There is a funny piece circling the Internet, among all the nonsense we find there. This amusing writing concerns men being sad less often than women. Simply put, the reason men are happier is because they are ìsimple creatures.î Of course this is all in good humor, men, so relax and enjoy these few: You own the garage; planning a wedding involves one simple taskórenting a tux; mechanics donít lie to you; you can use gas station restrooms; your hairstyle (and color) can last for years.
These, however, are not the reasons for women having their own month to be honored. In 1987 Congress passed a resolution ìdesignating the month of March as Womenís History Month.î The resolution states dozens of reasons to recognize women, and the President of the US is supposed to encourage others to celebrate ìwith appropriate programs, ceremonies, and activities.î
The impetus for ìWomenís History Monthî is that throughout history women of all backgrounds have been contributing to the ìstrength of our Nation in countless recorded and unrecorded ways.î
This year, the month-long theme is ìWomenís Art: Womenís Vision.î There are at least 12 honorees, reaching back to Edna Hibelópainter, filmmaker, serigrapher of the early 20th century.
To help the celebration this month, letís look at what some women have written about art in the broader sense of the wordóthe art of writing, the art of believing, the art of living. Annie Dillard in her book ìLiving Fictionî writes ìthe mind itself is an art object.î She refers to the mind as a ìMondrian canvasî and a ìblue guitar on which we improvise the song of the world.î The former refers to the grids Mondrian painted and how our mind orders ideas until they become ìknowledge.î And doesnít the guitar conjure up images of poet Wallace Stevensí lines about how ìThings as they are/Are changed upon the blue guitarî and also Picassoís painting ìThe Old Guitaristî from his ìBlue Period? Thus, it takes just one quote by one writer for several arts to converge.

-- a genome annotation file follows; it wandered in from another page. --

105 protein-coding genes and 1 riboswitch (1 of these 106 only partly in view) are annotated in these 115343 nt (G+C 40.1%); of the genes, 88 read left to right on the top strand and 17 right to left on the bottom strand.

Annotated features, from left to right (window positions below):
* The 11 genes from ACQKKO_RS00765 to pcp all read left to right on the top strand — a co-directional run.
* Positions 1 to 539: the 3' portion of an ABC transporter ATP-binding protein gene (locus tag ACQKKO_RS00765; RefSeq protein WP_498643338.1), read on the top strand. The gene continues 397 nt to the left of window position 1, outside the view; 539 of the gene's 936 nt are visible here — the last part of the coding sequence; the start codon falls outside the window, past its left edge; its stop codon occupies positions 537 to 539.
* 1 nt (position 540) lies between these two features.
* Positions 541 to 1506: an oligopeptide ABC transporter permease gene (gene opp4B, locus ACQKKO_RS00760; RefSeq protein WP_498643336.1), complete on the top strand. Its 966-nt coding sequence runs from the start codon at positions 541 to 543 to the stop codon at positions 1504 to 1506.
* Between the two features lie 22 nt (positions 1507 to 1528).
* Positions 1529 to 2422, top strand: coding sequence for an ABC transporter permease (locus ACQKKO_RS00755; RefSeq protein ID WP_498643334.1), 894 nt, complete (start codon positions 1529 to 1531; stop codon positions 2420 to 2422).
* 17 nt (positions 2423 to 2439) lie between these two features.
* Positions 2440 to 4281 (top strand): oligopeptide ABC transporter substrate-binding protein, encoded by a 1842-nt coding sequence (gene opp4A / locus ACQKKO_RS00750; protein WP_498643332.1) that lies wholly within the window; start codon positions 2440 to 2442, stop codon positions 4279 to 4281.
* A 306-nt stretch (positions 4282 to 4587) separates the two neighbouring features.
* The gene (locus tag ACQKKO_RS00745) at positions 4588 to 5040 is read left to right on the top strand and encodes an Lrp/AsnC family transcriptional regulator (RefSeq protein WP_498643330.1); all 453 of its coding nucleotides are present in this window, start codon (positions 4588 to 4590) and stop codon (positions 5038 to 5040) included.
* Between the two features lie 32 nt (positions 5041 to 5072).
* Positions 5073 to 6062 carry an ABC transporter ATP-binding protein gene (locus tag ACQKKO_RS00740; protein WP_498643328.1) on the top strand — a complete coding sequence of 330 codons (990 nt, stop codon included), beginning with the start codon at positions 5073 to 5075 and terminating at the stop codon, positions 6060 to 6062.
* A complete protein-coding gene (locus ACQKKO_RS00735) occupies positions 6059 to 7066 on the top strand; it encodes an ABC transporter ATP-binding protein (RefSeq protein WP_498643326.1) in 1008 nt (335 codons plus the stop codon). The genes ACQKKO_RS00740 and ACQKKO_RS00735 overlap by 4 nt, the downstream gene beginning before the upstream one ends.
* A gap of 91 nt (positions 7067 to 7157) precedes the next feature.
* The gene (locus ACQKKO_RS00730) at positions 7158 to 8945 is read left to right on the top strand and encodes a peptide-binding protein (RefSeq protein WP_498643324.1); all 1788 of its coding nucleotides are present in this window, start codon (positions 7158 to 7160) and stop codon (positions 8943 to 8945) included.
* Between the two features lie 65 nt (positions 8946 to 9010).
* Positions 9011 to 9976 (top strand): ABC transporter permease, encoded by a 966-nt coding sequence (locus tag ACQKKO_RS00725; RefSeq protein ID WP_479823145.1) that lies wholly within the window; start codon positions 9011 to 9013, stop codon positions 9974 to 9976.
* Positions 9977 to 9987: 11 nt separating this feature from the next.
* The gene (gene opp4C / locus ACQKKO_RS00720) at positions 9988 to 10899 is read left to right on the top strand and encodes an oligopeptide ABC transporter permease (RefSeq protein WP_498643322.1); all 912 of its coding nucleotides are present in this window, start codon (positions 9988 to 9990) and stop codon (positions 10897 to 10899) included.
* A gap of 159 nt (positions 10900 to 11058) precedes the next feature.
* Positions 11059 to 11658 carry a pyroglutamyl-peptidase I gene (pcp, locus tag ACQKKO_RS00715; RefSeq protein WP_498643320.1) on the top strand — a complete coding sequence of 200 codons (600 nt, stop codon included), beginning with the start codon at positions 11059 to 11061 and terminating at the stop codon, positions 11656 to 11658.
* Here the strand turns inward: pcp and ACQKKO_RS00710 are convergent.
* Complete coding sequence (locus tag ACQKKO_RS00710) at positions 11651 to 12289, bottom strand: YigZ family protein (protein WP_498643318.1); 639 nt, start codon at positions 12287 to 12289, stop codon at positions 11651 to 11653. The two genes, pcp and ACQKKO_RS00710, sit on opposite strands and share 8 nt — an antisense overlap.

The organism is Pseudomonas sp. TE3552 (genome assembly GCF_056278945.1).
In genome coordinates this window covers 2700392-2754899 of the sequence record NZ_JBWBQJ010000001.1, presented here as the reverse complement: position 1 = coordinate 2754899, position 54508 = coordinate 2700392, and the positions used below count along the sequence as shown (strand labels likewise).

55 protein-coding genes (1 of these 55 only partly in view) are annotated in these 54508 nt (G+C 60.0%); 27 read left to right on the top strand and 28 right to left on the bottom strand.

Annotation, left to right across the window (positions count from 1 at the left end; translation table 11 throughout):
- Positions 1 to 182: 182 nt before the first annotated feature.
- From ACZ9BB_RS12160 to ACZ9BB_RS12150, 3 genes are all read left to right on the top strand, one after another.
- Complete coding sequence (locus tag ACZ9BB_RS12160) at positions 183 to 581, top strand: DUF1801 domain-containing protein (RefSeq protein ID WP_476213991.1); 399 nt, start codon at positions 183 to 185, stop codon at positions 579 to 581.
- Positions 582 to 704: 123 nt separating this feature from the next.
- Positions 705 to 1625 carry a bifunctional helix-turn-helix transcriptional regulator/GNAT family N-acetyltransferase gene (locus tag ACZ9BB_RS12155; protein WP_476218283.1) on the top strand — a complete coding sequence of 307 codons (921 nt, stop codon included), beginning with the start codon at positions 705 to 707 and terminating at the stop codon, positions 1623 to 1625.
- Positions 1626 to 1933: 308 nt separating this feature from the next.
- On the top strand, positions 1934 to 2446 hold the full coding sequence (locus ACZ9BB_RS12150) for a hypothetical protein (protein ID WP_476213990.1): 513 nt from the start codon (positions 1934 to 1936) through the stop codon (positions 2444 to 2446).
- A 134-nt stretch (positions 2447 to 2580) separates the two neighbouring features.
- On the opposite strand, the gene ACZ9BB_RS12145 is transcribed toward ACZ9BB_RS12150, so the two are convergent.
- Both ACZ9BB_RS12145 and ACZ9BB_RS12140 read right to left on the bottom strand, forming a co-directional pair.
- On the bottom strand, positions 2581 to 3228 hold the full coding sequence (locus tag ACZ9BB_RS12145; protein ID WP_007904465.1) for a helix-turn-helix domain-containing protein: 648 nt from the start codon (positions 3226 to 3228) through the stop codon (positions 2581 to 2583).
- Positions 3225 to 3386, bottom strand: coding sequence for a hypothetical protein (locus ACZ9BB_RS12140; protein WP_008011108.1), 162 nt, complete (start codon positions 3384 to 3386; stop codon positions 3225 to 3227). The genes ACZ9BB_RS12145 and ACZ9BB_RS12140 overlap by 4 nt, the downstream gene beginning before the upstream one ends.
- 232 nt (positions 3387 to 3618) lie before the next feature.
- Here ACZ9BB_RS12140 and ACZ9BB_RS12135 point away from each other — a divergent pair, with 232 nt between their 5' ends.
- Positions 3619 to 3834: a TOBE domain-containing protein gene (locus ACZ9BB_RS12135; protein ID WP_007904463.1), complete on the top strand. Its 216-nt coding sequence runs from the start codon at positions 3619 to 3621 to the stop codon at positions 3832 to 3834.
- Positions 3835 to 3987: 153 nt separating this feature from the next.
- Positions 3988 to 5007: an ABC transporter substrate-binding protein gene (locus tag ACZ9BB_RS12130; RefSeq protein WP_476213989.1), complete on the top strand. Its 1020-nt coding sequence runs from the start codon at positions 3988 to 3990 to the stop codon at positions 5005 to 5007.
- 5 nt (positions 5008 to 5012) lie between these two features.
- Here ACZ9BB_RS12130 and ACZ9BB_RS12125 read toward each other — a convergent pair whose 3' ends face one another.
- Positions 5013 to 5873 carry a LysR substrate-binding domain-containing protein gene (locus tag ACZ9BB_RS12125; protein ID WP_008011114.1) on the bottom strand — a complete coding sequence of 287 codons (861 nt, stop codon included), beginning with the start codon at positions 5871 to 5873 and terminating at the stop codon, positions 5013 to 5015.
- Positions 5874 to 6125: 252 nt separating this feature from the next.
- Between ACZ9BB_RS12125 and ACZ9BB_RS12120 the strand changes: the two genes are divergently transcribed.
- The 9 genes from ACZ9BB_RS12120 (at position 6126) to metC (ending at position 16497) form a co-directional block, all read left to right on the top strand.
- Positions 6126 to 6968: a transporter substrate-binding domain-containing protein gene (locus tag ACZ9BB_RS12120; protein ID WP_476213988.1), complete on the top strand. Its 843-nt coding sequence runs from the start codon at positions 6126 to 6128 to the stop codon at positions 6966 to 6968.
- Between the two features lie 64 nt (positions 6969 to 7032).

When it comes to the art of believing, theologian Carolyn Gifford writes that we need to ask ourselves the question, ìIs what we are doing, is what I am doing, beautiful or not?î
And that beauty might come in the art of conversation. Consider Anne Morrow Lindberghís statement, ìGood communication is as stimulating as black coffee . . . .î Morrowís ideas remind us living a meaning life involves speaking to inspire.
In reference to the opening of this column, another reason men are happier is that they receive great praise for the ìslightest acts of thoughtfulness.î But if any thoughtful man wants to honor a woman during the month of March simply with ìone perfect rose,î he might first want to read what witty Dorothy Parker writes on the subject.
The Writerís Corner, which is published the last week of each month, invites children and adults to submit original works for consideration. Send up to four poems (each 36 lines or less) at a time or up to two excerpts from longer manuscripts (each 300 words or less) at a time. Be sure to include your name, address, phone number, and brief bio. Enclose 2 self-addressed stamped envelopes (for both notification of acceptance and tear sheet). We try to print accepted works promptly unless there is a backlog.
Send submissions to
C/O Summerville Journal Scene
P.O. Box 715
Summerville, SC 29484